Oral Presentation Australian Diabetes Society and the Australian Diabetes Educators Association Annual Scientific Meeting 2016

Therapeutic inertia for glycaemic and blood pressure control in patients with T2DM and the cardiovascular consequences: A Longitudinal study on 1.1 million patients (#4)

Sanjoy Ketan Paul 1 , Jonathan Shaw 2
  1. QIMR Berghofer medical Research Institute, Brisbane, QLD, Australia
  2. Baker IDI, Melbourne, VIC, Australia

Background/Aims: Therapeutic inertia (TI) in glycaemic and blood pressure (BP) control and the association of TI with cardiovascular disease (CVD) in newly diagnosed type 2 diabetes (T2DM) patients have not been explored. The aims of this longitudinal cohort study were to evaluate the prevalence and extent of TI, and the association of TI with the risk of a composite of myocardial infarction (MI), heart failure (HF) and stroke.

Methods: A cohort of 1,145,807 patients newly diagnosed with T2DM from January 2000, aged ≤70 years, was selected from the Centricity EMR Database of USA. In patients with HbA1c and BP persistently above target for 2 years, time to first anti-diabetes / anti-hypertensive drug (ADD/AHD) and time to intensification with second therapy were evaluated.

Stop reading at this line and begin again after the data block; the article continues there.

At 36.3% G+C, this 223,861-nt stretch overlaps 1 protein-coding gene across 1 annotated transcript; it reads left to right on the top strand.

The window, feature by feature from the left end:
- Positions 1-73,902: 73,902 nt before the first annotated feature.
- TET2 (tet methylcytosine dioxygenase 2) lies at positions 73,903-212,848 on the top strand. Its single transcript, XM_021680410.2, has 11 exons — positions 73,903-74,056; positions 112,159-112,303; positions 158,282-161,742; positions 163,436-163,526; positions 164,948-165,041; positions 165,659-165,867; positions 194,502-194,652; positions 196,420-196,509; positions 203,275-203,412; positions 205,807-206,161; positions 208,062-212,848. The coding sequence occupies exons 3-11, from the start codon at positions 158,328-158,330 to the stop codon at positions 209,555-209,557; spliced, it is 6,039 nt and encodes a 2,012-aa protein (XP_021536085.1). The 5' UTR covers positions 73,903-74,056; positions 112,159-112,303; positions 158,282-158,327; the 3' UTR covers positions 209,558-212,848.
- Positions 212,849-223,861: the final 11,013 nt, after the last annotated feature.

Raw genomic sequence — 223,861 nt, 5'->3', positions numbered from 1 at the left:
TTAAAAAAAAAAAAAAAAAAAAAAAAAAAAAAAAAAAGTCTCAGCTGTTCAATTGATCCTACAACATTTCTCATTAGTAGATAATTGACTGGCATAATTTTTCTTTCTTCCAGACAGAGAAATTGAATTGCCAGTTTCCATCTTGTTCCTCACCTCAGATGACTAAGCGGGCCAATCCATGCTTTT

Results:  Patients had a mean age of 55 years, HbA1c 8.4%, SBP 132 mmHg, 60% had HbA1c ≥7.5%, and 28% had SBP ≥140 mmHg at diagnosis. Over 2 years, 76%/53% had HbA1c ≥ 7%/7.5% and 10% had SBP ≥ 140 mmHg consistently. Among patients with persistent HbA1c ≥7.5% over two years, 26% did not receive any ADD, 16%/58% received one/≥ 2 ADD, with mean time to such therapy 21/37 months. Among patients with SBP ≥ 140 mmHg, 18% did not receive any AHD, 4%/78% received one/≥ 2 AHD, with mean time to such therapy 17/33 months. In patients without a history of CVD, TI for glycaemia was associated with 30% (95% CI of HR: 1.13, 1.49) increased adjusted risk of a composite events.  

Conclusion: In a large population of T2DM patients age ≤70 years, a high prevalence of TI, including 1 in 8 with persistent HbA1c ≥ 7.5%, and no AHD use over two years, and an association of TI with increased CV risk were observed. Greater efforts are needed to understand, identify and appropriately manage therapeutic inertia.